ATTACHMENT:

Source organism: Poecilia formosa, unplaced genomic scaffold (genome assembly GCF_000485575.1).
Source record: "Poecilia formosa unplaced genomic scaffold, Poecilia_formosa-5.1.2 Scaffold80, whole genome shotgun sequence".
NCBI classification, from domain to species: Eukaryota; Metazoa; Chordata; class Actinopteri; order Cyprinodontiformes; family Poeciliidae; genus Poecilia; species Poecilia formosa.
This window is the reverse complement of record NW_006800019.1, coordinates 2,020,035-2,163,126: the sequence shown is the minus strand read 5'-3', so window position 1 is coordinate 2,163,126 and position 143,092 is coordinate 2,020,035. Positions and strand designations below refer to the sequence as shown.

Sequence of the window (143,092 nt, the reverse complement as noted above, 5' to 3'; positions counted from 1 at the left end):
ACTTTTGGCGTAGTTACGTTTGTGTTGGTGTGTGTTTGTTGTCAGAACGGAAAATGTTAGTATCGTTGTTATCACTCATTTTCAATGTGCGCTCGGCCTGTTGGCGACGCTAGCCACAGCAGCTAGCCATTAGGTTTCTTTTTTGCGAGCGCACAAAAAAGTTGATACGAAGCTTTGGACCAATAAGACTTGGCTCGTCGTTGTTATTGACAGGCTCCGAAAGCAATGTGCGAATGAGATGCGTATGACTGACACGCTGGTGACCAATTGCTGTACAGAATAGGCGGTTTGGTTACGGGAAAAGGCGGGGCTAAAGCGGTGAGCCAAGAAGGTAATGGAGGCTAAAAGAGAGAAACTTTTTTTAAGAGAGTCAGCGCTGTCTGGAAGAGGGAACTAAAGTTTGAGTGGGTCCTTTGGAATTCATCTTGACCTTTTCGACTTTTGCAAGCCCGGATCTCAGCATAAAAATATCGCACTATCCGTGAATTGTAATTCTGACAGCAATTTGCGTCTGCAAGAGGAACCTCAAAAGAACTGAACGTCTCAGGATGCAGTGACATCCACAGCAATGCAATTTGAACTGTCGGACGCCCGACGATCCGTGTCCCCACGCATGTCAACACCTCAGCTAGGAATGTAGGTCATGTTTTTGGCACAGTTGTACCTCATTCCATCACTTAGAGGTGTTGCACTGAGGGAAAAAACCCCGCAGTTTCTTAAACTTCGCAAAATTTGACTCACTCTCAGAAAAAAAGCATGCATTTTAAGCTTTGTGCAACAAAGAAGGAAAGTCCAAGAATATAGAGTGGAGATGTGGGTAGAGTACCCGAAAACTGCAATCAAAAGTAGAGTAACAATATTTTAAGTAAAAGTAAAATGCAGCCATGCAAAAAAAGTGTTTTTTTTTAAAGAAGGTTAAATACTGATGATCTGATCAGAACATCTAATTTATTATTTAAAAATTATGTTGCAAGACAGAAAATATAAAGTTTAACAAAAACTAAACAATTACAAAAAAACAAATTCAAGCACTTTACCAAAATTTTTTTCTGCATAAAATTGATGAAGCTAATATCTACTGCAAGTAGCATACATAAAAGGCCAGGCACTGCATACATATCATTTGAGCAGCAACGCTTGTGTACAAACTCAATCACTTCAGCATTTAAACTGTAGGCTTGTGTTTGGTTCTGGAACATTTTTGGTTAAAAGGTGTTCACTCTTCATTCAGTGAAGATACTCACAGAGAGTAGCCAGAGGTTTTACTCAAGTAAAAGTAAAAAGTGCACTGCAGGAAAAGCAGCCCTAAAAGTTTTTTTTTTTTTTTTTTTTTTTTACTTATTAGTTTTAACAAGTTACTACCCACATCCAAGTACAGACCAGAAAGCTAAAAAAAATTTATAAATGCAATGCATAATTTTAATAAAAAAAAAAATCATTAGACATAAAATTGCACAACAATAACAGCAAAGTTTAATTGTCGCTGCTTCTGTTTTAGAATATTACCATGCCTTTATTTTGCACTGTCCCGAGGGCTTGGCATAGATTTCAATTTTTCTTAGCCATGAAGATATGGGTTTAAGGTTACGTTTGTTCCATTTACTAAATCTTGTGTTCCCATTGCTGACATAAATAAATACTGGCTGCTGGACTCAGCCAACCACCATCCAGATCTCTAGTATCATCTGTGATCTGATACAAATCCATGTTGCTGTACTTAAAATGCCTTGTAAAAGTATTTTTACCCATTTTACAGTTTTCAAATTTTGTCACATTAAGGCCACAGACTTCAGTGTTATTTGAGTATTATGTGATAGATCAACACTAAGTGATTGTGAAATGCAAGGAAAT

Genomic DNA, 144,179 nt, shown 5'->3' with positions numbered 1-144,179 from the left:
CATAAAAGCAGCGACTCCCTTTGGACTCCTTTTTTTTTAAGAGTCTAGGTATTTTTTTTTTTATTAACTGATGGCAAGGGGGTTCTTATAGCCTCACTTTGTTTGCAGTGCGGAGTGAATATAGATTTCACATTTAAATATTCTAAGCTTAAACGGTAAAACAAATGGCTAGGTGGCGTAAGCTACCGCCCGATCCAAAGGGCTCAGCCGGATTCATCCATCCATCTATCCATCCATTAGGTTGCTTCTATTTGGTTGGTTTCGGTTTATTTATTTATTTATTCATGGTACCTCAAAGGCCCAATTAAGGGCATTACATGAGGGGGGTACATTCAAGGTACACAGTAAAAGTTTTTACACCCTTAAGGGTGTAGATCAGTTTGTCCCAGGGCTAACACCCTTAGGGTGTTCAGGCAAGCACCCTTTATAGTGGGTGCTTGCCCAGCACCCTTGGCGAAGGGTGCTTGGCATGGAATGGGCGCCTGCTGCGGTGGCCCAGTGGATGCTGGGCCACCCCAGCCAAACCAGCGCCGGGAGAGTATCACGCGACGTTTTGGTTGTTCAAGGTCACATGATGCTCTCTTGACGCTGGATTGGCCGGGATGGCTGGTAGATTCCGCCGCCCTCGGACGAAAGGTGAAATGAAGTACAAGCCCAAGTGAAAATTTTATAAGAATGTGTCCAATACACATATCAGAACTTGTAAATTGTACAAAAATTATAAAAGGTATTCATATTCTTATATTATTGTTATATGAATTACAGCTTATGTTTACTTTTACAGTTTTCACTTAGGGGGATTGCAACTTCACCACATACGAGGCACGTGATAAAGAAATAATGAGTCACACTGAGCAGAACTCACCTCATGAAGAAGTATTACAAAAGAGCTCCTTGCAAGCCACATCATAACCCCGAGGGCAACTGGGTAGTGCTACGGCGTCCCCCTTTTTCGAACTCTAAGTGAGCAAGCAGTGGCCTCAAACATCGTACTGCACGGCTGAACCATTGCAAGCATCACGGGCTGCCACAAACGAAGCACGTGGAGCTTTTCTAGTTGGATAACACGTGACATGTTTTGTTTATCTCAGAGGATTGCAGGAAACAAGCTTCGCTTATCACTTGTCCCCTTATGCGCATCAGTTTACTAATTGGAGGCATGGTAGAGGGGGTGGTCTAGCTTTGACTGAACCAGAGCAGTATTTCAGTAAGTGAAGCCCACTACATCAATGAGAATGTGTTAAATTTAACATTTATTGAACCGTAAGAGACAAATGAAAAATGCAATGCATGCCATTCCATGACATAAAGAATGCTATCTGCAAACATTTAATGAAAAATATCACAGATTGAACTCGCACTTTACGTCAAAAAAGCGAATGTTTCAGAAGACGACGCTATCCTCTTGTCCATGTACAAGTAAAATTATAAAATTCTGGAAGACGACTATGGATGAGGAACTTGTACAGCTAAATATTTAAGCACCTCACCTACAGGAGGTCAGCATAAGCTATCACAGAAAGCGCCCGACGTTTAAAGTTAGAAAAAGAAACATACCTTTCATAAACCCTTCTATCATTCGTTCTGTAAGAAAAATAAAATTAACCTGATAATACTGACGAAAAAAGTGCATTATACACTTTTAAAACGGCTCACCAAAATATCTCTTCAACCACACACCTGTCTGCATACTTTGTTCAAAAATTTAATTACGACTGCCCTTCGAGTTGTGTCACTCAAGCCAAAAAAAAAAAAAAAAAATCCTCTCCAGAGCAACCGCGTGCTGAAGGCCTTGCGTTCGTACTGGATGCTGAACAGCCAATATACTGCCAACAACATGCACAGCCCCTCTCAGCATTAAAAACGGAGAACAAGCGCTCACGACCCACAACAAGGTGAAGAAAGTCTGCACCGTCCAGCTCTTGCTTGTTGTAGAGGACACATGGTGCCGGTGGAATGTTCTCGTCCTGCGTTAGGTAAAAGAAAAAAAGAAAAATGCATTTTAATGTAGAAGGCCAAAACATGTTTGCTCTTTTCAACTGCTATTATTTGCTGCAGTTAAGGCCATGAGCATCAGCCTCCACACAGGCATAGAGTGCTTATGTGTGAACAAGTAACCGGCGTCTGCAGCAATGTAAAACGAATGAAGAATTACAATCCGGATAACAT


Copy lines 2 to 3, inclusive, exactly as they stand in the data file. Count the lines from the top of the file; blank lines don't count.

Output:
Source record: "Poecilia formosa unplaced genomic scaffold, Poecilia_formosa-5.1.2 Scaffold80, whole genome shotgun sequence".
NCBI classification, from domain to species: Eukaryota; Metazoa; Chordata; class Actinopteri; order Cyprinodontiformes; family Poeciliidae; genus Poecilia; species Poecilia formosa.